“Just say what happened,” Sa’ar tells me every time I have asked for his advice on how to write this part of the story.
“Yes but it all sounds wrong,’ I tell him. “What will people think of me? It comes across so bad.”
“But it wasn’t bad,” he says.
“What that I went home with you on the first night I met you? That sounds bad, there’s no two ways about it.”
“Yes but nothing happened,” he reminds me.
“What you think they’ll believe me? Everyone will think I’m a slapper.”
“But it wasn’t like that,” he says.
“Well I know it wasn’t like that, but how do you get it across that I’m sitting with you in a pick up bar and you’re trying to convince me to come back to your place. And I go!! You come out looking like a sleaze ball and I just look naïve and stupid. And I can’t get around it.”
“So you have to try and explain exactly what made you come with me that night. What was it exactly?”
“I don’t know. Something just happened.”
“So just explain what happened and leave it like that and let them think what they want.”
I pulled myself onto a bar seat next to Grizzly while Tanya was spinning around the bar, running into at least 7 people she had gone to school with, 9 people she had served in the army with and 25 people who knew her through her ex-husband who was some kind of elite commando and seemed to be on first name terms with every soldier who had served in the IDF. Grizzly, however, seemed to be well beyond the stage of lucid conversation and seemed quite happy drooped over his beer with his thoughts and so I turned round to speak to the guy who was sitting next to me.
He was a singer, he told me, a fact I immediately dismissed to mean that he sometimes strummed a guitar and belted out a few favorites around the camp fire after a few beers with mates, and when he asked me what I did, so keen was I to underline the fact that I would not be a willing partner in any form of chat up or pick up that I launched into an attack on all things Israeli and male, insisting they were a bunch of liars and connivers, with only one thing on their mind, in a vicious tirade that surprised even myself.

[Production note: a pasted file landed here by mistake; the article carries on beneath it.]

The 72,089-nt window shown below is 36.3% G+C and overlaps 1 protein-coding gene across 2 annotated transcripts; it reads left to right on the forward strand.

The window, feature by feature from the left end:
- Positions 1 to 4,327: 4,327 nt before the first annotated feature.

He, he insisted, was not a typical Israeli male.
All typical Israeli males, I insisted, say that.
He wasn’t put off and to prove his point he threw out a few impressions of the Tel Aviv beach-cruising types who stop and squat by all the foreign girls on the sand, affecting a deep interest in the book they are reading and eager to share their memories of that fortnight seven years ago that they spent with their cousin in Holland, or London, or Sweden or wherever the particular girl happens to hail from.
He made me laugh. And he kept on making me laugh. And what can I say; I’m a real sucker for people who make me laugh.
And then I just became more and more absorbed in everything he was saying, and he had these deep brown eyes and something so gentle in his face, his hands; there was no aggression, no edge, nothing ulterior, he looked honest, he looked good. Goodness seemed to pulsate from him; kindness, warmth, a shyness, an integrity. It was magnetic.
But I didn’t plan to go home with him. Even as our talking continued, ignoring the commotion of the night around us, brushing Tanya away when she swung by to yell in his ear “not to bother” with me as I was leaving the country, and barely even noticing when she and Grizzly went home and the bar was starting to empty around us and even the bar staff thought it was a sure thing.
I didn’t plan to go home with him even when we went down to the taxi and he gave the driver our separate addresses, and still didn’t when the barman came running down the stairs of the bar waving the bill in his hand that I had forgotten to pay. But as I was taking the notes out of my purse and Sa’ar was waiting patiently for me in the cab, I swear to God, I felt a little kick in my stomach and something said to me “Go with him.”
And I went. And make of that what you will.